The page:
By Mary Roberson Wiygu
Lucio sits in the back row trying to crawl inside himself. Listening intently, he turns away when I make eye contact. Son of migrant farm workers, Lucio doesn’t know much more English than he did when he came to our school four years ago.
When the other students are working, I make my way to his desk. “Do you understand?” I ask Lucio. He musters a smile. “No,” he answers, and my heart melts. Hola is my only Spanish word, and even if it weren’t, I am afraid my Misssissippi drawl would render the words indistinguishable. We are at an impasse.
I point to the page trying to explain, hoping if I speak slowly enough miraculously my syllables will be translated. Lucio hopes so too. I see it in his eyes. When the other students ask questions, I use this as my excuse to walk away, feeling I have abandoned him but thankful to be dragged from the mire.
Lucio is constantly on my mind. I notice he responds well to another student who speaks to him regardless of whether he can understand. I follow her lead. I begin by speaking to Lucio each time I see him.
“Hola, Lucio. How are you?”
He smiles and nods.
“Food looks good, Lucio. Enjoy your lunch.”
Again, he smiles and nods.
“Did you have a good weekend, Lucio?” I ask.
His reaction always the same, I have no idea if he understands me, but I continue regardless.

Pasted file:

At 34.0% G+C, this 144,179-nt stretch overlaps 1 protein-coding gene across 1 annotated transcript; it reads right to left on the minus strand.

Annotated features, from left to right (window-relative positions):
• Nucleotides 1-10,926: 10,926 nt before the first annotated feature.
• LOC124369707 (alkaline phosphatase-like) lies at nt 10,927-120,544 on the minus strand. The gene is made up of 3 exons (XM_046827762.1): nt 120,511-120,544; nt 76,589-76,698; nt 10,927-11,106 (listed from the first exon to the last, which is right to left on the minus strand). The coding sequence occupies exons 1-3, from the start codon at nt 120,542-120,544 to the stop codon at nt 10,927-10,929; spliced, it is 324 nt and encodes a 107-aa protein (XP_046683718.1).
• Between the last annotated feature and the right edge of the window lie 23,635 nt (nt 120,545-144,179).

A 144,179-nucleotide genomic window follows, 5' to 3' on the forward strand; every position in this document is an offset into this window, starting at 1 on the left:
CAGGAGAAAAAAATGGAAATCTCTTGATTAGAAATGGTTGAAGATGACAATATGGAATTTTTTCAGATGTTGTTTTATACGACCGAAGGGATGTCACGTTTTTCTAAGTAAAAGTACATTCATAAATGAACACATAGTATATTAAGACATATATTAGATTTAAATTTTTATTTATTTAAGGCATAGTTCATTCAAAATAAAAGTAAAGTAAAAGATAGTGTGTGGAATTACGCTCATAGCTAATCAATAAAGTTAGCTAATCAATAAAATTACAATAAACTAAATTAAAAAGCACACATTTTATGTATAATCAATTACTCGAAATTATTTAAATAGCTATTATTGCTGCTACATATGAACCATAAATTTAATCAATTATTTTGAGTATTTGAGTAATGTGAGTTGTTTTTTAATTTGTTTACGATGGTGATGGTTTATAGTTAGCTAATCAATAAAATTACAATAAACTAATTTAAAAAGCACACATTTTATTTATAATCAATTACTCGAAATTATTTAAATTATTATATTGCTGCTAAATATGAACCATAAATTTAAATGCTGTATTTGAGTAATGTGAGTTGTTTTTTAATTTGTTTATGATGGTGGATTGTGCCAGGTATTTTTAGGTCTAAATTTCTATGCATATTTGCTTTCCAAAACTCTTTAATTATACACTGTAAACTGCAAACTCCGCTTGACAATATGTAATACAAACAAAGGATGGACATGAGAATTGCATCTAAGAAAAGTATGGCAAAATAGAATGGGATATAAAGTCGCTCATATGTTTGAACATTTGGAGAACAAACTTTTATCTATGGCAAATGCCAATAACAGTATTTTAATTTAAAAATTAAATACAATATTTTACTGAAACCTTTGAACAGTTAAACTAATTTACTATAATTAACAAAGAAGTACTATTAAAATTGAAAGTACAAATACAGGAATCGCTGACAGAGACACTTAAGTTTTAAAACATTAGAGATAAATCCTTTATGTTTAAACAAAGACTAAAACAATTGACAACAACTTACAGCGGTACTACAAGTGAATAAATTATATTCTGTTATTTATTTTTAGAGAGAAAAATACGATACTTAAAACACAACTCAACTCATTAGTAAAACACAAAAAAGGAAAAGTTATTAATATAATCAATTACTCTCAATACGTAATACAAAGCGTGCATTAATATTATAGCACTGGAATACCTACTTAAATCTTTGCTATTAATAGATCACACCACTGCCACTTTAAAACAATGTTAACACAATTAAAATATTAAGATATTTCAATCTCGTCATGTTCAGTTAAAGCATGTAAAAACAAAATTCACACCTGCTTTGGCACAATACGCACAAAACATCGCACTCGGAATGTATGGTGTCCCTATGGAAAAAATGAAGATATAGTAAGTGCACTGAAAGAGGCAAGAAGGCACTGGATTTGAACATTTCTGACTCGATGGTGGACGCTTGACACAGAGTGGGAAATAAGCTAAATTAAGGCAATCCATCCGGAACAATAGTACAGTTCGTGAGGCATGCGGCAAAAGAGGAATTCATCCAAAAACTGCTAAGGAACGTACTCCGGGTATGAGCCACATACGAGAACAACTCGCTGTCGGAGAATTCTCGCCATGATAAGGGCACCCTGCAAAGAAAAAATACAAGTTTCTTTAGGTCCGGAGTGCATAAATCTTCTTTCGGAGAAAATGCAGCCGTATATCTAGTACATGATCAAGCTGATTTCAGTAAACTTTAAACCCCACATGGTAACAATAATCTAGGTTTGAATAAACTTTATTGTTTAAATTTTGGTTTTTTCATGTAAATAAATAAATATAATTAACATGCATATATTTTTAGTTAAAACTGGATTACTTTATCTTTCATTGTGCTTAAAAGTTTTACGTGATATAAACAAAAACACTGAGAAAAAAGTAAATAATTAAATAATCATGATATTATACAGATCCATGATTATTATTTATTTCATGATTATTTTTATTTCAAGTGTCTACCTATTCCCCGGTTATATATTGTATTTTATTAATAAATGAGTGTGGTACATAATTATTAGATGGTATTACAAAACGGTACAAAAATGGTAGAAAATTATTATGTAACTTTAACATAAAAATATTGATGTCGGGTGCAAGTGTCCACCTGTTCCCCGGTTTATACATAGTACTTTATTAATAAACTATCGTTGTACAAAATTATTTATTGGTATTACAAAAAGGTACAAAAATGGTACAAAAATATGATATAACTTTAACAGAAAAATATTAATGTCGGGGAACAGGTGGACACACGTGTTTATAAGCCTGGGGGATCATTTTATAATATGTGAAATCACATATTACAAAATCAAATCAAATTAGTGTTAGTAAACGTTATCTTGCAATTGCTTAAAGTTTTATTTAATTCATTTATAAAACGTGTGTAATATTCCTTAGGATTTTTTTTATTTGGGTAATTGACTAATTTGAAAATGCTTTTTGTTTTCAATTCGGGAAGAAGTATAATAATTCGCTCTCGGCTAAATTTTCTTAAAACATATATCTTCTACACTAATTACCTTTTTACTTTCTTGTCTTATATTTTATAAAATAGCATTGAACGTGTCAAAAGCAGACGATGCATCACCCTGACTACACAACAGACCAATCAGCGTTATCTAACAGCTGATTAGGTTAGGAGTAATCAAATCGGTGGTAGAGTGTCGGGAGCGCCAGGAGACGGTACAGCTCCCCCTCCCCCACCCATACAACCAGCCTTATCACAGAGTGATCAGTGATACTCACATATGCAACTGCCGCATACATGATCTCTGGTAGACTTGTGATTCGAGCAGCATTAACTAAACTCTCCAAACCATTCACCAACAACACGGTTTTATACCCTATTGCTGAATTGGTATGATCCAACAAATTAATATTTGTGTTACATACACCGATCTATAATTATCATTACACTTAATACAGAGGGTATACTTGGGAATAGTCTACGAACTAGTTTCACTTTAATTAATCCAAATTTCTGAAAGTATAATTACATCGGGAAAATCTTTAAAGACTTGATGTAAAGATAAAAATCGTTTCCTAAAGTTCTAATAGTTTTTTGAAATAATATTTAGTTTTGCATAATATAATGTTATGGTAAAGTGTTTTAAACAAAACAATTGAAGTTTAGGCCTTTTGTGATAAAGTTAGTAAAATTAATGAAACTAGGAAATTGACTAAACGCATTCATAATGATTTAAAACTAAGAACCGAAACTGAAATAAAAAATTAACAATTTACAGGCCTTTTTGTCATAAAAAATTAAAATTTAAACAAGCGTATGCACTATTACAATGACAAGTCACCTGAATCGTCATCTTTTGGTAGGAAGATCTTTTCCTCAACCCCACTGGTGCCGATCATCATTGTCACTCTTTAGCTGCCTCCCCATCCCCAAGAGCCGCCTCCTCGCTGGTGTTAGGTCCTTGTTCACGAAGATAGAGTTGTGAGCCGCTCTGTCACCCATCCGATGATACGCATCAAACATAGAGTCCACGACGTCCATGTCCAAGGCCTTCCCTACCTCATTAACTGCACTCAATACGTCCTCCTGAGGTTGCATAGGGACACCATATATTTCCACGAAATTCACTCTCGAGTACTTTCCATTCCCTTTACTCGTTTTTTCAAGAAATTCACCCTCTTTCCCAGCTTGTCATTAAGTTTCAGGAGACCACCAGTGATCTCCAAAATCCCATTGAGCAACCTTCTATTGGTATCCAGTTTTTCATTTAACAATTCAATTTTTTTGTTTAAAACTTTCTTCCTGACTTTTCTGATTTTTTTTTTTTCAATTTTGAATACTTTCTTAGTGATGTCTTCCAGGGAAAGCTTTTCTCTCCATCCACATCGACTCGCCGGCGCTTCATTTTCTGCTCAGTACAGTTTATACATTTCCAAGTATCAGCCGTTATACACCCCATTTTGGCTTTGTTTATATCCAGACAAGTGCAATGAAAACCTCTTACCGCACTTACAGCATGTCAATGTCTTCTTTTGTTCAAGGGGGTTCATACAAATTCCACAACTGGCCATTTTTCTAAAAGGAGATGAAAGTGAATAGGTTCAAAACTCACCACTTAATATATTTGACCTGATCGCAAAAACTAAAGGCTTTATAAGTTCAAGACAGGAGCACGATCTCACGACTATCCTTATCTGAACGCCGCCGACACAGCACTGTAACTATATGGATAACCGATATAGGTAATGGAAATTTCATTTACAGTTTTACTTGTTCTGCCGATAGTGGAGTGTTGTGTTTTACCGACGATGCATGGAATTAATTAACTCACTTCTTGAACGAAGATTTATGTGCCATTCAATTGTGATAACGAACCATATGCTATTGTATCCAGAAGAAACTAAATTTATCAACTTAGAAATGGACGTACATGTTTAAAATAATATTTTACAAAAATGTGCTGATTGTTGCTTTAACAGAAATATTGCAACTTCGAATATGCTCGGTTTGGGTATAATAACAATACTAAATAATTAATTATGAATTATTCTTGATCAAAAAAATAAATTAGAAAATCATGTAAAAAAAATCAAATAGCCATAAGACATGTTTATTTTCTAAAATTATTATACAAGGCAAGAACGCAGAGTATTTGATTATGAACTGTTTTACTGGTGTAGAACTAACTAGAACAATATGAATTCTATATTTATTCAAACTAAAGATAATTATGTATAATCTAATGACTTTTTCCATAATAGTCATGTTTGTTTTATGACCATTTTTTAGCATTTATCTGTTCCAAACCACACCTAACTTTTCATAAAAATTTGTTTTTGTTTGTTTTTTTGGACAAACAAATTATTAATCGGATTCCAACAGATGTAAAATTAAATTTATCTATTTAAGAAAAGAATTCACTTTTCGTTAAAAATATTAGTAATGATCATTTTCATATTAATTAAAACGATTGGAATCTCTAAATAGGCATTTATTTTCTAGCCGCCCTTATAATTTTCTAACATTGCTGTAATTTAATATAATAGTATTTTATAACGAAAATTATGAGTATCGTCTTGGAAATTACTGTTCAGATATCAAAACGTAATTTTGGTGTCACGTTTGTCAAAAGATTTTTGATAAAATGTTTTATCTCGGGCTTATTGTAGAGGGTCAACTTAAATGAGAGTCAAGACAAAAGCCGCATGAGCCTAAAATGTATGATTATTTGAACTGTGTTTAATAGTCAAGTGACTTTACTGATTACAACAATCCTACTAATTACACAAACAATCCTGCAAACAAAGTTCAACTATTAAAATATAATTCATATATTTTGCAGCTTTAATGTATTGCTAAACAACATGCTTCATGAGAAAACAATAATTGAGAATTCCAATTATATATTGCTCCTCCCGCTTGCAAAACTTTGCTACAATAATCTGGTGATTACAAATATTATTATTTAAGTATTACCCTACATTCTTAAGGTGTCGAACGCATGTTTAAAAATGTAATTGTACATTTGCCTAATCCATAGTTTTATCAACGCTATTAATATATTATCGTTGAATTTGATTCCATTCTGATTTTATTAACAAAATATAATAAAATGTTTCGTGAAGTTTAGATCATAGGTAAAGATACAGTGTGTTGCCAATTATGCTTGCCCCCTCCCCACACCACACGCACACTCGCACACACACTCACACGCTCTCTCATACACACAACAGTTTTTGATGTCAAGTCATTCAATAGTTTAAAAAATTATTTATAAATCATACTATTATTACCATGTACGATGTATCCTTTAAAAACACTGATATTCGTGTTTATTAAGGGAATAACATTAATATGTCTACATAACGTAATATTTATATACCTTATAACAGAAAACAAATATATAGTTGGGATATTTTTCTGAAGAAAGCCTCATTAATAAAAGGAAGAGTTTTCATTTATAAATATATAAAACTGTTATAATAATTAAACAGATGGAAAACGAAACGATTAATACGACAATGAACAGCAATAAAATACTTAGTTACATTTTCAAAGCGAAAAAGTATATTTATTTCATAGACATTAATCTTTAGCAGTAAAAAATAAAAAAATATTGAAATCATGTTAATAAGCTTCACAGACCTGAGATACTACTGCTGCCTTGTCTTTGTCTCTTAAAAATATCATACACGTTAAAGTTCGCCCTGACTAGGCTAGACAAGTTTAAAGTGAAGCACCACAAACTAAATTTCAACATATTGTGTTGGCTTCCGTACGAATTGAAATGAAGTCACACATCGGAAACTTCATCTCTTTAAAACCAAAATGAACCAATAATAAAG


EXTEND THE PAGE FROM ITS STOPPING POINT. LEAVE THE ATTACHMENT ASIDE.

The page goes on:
Finally, the day comes when I give an assignment he seems to understand. “Draw four symbols that represent who you are and what you like to do,” I say. Lucio immediately draws a picture of Texas and colors it blue. When I tell him it is his turn to present it to the class, he answers with his usual, “No.”
“You can do this, Lucio,” I say.
The class notices our exchange and a chant begins…. “Lucio… Lucio…Lucio!”
Prompted by their cheers, he hesitantly moves to the front of the room and silence falls as we hold our breath in one accord. After an awkward moment, I mentally will Lucio to speak. Then in a muffled tone he says, “I draw Texas because I like Texas. I color blue because I like blue.” Silence crowds the classroom again, but before the turtle retreats, the cheers and applause of his classmates shatter the quiet.
“That was awesome, Lucio! Aren’t you glad you did it?” I exclaim, feeling like my child has taken his first step. With an electric smile, he turns and this time his response is different. This time Lucio says, “Yes.”
To the world I am Lucio’s teacher, but in reality, he is mine.